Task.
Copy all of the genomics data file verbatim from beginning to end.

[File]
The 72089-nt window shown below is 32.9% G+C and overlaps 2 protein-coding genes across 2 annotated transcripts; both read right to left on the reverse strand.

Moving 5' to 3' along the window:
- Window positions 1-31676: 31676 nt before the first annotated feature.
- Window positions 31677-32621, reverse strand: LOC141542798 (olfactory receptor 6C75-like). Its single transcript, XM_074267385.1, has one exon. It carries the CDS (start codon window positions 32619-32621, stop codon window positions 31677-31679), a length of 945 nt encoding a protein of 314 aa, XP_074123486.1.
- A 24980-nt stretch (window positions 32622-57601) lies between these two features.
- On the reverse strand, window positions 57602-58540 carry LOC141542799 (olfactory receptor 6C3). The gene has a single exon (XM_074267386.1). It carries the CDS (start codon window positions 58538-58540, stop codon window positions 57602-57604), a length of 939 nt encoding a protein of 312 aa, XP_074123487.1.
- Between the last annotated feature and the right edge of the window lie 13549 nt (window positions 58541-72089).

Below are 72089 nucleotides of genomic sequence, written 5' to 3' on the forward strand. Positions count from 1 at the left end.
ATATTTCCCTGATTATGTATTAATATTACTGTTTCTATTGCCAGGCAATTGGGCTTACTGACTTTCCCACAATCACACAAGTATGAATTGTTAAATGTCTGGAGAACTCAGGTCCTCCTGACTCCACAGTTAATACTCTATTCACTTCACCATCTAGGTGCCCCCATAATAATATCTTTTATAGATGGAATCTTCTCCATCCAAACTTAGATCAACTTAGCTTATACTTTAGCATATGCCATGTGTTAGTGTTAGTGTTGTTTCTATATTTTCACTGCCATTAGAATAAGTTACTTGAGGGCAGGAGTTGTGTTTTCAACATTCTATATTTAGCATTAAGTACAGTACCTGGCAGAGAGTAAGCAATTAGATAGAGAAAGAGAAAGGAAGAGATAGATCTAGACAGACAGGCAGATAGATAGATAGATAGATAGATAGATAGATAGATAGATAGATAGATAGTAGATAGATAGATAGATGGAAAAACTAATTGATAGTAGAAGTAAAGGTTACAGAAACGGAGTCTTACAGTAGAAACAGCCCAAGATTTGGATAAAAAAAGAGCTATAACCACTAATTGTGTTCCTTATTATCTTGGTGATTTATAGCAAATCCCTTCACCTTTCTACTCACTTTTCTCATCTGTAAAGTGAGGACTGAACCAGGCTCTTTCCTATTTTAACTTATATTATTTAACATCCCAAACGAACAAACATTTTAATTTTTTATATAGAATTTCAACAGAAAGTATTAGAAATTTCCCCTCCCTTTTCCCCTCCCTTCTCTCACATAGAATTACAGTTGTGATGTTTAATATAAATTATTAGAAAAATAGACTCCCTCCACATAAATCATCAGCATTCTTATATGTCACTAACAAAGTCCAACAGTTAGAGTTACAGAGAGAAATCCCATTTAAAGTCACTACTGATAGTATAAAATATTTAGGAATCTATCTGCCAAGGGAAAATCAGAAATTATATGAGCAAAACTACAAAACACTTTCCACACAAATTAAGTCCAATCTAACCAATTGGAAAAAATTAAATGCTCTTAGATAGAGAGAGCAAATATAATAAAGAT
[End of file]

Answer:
The 72089-nt window shown below is 32.9% G+C and overlaps 2 protein-coding genes across 2 annotated transcripts; both read right to left on the reverse strand.

Moving 5' to 3' along the window:
- Window positions 1-31676: 31676 nt before the first annotated feature.
- Window positions 31677-32621, reverse strand: LOC141542798 (olfactory receptor 6C75-like). Its single transcript, XM_074267385.1, has one exon. It carries the CDS (start codon window positions 32619-32621, stop codon window positions 31677-31679), a length of 945 nt encoding a protein of 314 aa, XP_074123486.1.
- A 24980-nt stretch (window positions 32622-57601) lies between these two features.
- On the reverse strand, window positions 57602-58540 carry LOC141542799 (olfactory receptor 6C3). The gene has a single exon (XM_074267386.1). It carries the CDS (start codon window positions 58538-58540, stop codon window positions 57602-57604), a length of 939 nt encoding a protein of 312 aa, XP_074123487.1.
- Between the last annotated feature and the right edge of the window lie 13549 nt (window positions 58541-72089).

Below are 72089 nucleotides of genomic sequence, written 5' to 3' on the forward strand. Positions count from 1 at the left end.
ATATTTCCCTGATTATGTATTAATATTACTGTTTCTATTGCCAGGCAATTGGGCTTACTGACTTTCCCACAATCACACAAGTATGAATTGTTAAATGTCTGGAGAACTCAGGTCCTCCTGACTCCACAGTTAATACTCTATTCACTTCACCATCTAGGTGCCCCCATAATAATATCTTTTATAGATGGAATCTTCTCCATCCAAACTTAGATCAACTTAGCTTATACTTTAGCATATGCCATGTGTTAGTGTTAGTGTTGTTTCTATATTTTCACTGCCATTAGAATAAGTTACTTGAGGGCAGGAGTTGTGTTTTCAACATTCTATATTTAGCATTAAGTACAGTACCTGGCAGAGAGTAAGCAATTAGATAGAGAAAGAGAAAGGAAGAGATAGATCTAGACAGACAGGCAGATAGATAGATAGATAGATAGATAGATAGATAGATAGATAGATAGATAGTAGATAGATAGATAGATGGAAAAACTAATTGATAGTAGAAGTAAAGGTTACAGAAACGGAGTCTTACAGTAGAAACAGCCCAAGATTTGGATAAAAAAAGAGCTATAACCACTAATTGTGTTCCTTATTATCTTGGTGATTTATAGCAAATCCCTTCACCTTTCTACTCACTTTTCTCATCTGTAAAGTGAGGACTGAACCAGGCTCTTTCCTATTTTAACTTATATTATTTAACATCCCAAACGAACAAACATTTTAATTTTTTATATAGAATTTCAACAGAAAGTATTAGAAATTTCCCCTCCCTTTTCCCCTCCCTTCTCTCACATAGAATTACAGTTGTGATGTTTAATATAAATTATTAGAAAAATAGACTCCCTCCACATAAATCATCAGCATTCTTATATGTCACTAACAAAGTCCAACAGTTAGAGTTACAGAGAGAAATCCCATTTAAAGTCACTACTGATAGTATAAAATATTTAGGAATCTATCTGCCAAGGGAAAATCAGAAATTATATGAGCAAAACTACAAAACACTTTCCACACAAATTAAGTCCAATCTAACCAATTGGAAAAAATTAAATGCTCTTAGATAGAGAGAGCAAATATAATAAAGAT